How to offer visions to our youth

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How to offer visions to our youth

Noryangjin in southern Seoul is full of people preparing for the civil service examination, and I always find the neighborhood a bit strange.

It exposes the craze over the civil service examination in Korea. 228,000 people took the exam for the grade nine positions, and the competition rate was 46.5 to 1.

The entry barrier is low, and the examination is fair. A government job offers the highest job security and work-life balance. The young people have good reasons to study for the civil service exam, drinking cheap coffees in Noryangjin.

In a survey, 38 percent of the respondents said that they have a possibility of success in the career of their choice. 51 percent said that they have a chance of success in current career compared to the parents’ generation. In the Citi Group survey on 7,000 young people around the world, those in Seoul gave the least optimistic responses on the prospect of the future among 25 cities.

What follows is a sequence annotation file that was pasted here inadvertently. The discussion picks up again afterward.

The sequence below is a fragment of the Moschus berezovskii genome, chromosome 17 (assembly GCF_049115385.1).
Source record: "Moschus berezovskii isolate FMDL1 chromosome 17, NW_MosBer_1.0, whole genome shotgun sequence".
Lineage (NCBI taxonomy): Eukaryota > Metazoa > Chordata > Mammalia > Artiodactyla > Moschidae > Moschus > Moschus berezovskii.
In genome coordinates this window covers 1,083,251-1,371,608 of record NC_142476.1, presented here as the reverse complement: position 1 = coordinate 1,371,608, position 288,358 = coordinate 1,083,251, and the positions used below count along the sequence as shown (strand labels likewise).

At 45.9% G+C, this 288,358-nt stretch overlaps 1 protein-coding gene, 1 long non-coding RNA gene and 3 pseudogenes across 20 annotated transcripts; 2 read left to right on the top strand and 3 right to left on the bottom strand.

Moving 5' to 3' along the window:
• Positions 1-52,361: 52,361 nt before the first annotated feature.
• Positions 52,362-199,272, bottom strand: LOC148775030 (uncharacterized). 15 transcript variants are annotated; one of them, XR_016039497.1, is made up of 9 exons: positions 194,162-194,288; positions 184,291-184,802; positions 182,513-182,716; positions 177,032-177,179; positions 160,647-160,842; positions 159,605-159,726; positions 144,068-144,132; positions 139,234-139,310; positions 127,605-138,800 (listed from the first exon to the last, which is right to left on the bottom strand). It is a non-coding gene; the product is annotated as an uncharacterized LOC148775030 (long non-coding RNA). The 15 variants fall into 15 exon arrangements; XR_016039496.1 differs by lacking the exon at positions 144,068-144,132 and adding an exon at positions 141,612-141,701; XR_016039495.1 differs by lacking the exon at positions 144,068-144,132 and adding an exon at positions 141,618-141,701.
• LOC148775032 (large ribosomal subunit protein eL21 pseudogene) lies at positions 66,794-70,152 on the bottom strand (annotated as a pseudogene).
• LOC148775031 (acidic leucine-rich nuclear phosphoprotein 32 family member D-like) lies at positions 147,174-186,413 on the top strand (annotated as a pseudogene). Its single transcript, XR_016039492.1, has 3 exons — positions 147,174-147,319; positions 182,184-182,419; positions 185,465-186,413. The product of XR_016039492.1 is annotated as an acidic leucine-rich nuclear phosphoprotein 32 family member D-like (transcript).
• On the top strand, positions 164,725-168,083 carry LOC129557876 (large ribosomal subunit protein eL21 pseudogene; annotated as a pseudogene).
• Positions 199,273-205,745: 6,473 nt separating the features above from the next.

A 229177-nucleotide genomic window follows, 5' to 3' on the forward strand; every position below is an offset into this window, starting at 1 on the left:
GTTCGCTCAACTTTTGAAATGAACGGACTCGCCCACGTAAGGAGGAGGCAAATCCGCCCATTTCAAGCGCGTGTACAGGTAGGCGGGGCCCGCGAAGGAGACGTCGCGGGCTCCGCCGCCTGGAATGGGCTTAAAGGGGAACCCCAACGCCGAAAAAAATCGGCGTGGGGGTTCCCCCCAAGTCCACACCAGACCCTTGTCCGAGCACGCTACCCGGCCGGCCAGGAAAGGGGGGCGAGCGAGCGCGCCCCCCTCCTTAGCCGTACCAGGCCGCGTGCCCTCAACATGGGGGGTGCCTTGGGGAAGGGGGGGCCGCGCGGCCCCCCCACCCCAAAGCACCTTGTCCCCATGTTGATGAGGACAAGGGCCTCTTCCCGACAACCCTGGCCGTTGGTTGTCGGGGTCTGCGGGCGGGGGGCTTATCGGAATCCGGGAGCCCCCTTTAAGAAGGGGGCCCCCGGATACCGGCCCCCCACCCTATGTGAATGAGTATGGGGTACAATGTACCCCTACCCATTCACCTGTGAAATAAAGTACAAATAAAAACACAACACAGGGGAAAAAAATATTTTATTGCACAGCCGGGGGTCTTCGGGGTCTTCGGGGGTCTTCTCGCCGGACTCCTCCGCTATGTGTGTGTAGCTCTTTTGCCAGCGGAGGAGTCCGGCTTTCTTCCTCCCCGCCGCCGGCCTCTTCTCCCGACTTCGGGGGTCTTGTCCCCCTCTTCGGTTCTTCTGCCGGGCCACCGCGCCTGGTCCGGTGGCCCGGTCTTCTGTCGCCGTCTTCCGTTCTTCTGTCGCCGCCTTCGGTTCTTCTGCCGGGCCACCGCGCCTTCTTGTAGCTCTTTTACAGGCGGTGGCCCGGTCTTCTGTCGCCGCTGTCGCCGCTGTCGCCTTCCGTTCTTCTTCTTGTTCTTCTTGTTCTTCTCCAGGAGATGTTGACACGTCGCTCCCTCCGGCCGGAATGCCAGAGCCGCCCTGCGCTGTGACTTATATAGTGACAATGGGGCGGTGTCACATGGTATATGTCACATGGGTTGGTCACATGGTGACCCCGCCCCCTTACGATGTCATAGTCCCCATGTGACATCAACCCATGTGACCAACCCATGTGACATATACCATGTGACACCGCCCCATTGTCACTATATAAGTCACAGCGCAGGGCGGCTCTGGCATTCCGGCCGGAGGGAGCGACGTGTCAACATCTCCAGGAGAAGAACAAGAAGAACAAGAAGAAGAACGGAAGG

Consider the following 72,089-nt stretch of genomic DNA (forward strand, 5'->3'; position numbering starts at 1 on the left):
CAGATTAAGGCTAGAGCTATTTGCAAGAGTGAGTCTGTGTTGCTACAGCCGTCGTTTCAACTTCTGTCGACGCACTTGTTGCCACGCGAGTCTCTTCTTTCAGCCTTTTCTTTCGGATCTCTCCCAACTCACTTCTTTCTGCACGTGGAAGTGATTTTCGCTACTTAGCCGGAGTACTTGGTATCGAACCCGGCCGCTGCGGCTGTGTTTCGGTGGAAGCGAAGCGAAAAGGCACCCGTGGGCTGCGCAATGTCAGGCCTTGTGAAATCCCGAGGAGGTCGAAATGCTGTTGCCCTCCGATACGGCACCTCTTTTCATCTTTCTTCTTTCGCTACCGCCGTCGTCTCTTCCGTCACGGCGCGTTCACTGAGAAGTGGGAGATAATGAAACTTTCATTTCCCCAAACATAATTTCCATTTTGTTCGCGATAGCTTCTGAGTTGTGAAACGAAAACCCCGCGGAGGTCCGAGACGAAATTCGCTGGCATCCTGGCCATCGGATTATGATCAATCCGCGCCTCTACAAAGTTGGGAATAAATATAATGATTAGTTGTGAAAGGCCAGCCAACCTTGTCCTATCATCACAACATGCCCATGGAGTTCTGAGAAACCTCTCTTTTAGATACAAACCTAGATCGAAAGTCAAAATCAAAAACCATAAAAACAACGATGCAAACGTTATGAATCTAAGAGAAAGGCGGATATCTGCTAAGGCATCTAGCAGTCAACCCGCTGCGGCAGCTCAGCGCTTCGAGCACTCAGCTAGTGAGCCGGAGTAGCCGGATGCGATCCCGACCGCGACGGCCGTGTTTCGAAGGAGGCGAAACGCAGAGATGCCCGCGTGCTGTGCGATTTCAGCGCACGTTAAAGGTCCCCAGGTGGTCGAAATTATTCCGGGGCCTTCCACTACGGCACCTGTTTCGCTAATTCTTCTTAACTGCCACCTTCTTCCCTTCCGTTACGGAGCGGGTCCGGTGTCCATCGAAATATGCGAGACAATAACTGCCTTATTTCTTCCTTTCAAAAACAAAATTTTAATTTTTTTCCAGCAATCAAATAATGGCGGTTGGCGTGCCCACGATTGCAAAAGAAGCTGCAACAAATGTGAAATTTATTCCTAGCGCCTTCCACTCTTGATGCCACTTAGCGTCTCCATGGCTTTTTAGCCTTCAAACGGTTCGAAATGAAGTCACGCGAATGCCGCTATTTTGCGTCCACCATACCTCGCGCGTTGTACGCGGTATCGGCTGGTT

The young people in Seoul say that they cannot see possibilities and opportunities. What good would it do to urge them to dream bigger than civil service and challenge for greater vision?

Some presidential hopefuls proposed a basic income system. Critics say that it is not feasible due to the budget and it is low in the welfare priority. But basic income is noteworthy as it could make the young people dream again. Ewha Womans University’s social works professor Lee Seung-yoon is a champion of the youth basic income. “Basic income will allow people to rethink the meaning of work. Paid jobs are not the only options, and people can consider volunteering and anti-nuclear power activism as work.”

It is sweet to imagine the direction of the basic income: the world where people choose careers based on worthiness and contentment, not financial compensation and job security. Basic income would not be the only way to give hopes and courage to the young people. So let’s start a serious discussion on other ways. The promise for basic income may sound preposterous, but it casts us a meaningful question.
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